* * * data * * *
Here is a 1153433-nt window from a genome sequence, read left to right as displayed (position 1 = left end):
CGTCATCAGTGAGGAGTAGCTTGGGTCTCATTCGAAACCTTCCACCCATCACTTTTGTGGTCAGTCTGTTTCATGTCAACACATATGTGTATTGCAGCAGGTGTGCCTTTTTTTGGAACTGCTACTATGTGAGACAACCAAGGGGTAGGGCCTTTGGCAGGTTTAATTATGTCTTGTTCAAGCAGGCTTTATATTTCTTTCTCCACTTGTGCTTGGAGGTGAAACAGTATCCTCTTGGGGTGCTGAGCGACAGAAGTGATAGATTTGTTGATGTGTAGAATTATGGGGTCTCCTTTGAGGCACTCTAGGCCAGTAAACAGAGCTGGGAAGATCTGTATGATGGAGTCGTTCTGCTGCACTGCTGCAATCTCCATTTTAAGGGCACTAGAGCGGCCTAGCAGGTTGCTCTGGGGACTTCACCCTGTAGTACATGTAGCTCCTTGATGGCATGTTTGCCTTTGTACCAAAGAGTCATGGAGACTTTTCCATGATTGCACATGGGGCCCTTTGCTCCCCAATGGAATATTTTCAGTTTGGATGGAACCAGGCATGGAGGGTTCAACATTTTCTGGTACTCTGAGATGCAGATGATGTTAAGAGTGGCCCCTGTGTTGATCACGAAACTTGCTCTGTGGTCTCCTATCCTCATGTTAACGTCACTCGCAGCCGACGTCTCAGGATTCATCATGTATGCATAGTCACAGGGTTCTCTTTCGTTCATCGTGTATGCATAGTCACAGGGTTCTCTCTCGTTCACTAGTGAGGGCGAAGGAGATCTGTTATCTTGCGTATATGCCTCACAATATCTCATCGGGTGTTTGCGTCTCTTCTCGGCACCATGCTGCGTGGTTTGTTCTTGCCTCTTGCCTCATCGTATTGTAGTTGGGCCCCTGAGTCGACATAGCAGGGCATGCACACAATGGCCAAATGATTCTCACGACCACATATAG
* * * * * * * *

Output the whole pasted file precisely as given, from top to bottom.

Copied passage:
Here is a 1153433-nt window from a genome sequence, read left to right as displayed (position 1 = left end):
CGTCATCAGTGAGGAGTAGCTTGGGTCTCATTCGAAACCTTCCACCCATCACTTTTGTGGTCAGTCTGTTTCATGTCAACACATATGTGTATTGCAGCAGGTGTGCCTTTTTTTGGAACTGCTACTATGTGAGACAACCAAGGGGTAGGGCCTTTGGCAGGTTTAATTATGTCTTGTTCAAGCAGGCTTTATATTTCTTTCTCCACTTGTGCTTGGAGGTGAAACAGTATCCTCTTGGGGTGCTGAGCGACAGAAGTGATAGATTTGTTGATGTGTAGAATTATGGGGTCTCCTTTGAGGCACTCTAGGCCAGTAAACAGAGCTGGGAAGATCTGTATGATGGAGTCGTTCTGCTGCACTGCTGCAATCTCCATTTTAAGGGCACTAGAGCGGCCTAGCAGGTTGCTCTGGGGACTTCACCCTGTAGTACATGTAGCTCCTTGATGGCATGTTTGCCTTTGTACCAAAGAGTCATGGAGACTTTTCCATGATTGCACATGGGGCCCTTTGCTCCCCAATGGAATATTTTCAGTTTGGATGGAACCAGGCATGGAGGGTTCAACATTTTCTGGTACTCTGAGATGCAGATGATGTTAAGAGTGGCCCCTGTGTTGATCACGAAACTTGCTCTGTGGTCTCCTATCCTCATGTTAACGTCACTCGCAGCCGACGTCTCAGGATTCATCATGTATGCATAGTCACAGGGTTCTCTTTCGTTCATCGTGTATGCATAGTCACAGGGTTCTCTCTCGTTCACTAGTGAGGGCGAAGGAGATCTGTTATCTTGCGTATATGCCTCACAATATCTCATCGGGTGTTTGCGTCTCTTCTCGGCACCATGCTGCGTGGTTTGTTCTTGCCTCTTGCCTCATCGTATTGTAGTTGGGCCCCTGAGTCGACATAGCAGGGCATGCACACAATGGCCAAATGATTCTCACGACCACATATAG